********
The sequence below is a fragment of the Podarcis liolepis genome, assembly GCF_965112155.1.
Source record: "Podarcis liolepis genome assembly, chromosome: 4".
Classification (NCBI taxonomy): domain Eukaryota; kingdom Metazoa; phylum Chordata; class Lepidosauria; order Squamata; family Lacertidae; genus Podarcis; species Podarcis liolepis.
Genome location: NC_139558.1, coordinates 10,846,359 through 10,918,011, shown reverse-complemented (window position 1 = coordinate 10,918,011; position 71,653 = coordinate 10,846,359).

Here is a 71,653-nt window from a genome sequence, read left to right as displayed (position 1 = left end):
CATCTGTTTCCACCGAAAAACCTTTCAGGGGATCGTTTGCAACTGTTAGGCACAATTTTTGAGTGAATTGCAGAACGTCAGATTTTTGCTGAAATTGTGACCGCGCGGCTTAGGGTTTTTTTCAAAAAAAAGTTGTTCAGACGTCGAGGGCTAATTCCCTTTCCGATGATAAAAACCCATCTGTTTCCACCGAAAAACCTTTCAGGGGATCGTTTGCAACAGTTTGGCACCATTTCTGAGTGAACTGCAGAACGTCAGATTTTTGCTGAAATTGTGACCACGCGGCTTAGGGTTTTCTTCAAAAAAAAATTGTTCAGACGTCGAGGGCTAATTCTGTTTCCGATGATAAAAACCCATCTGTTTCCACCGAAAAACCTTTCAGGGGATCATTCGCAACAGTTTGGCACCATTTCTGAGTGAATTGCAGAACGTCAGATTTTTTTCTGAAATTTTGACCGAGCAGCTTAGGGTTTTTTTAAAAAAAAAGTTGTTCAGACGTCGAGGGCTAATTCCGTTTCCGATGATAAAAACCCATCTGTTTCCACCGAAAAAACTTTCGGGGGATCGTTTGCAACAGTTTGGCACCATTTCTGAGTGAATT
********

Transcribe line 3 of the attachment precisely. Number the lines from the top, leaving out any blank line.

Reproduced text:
Classification (NCBI taxonomy): domain Eukaryota; kingdom Metazoa; phylum Chordata; class Lepidosauria; order Squamata; family Lacertidae; genus Podarcis; species Podarcis liolepis.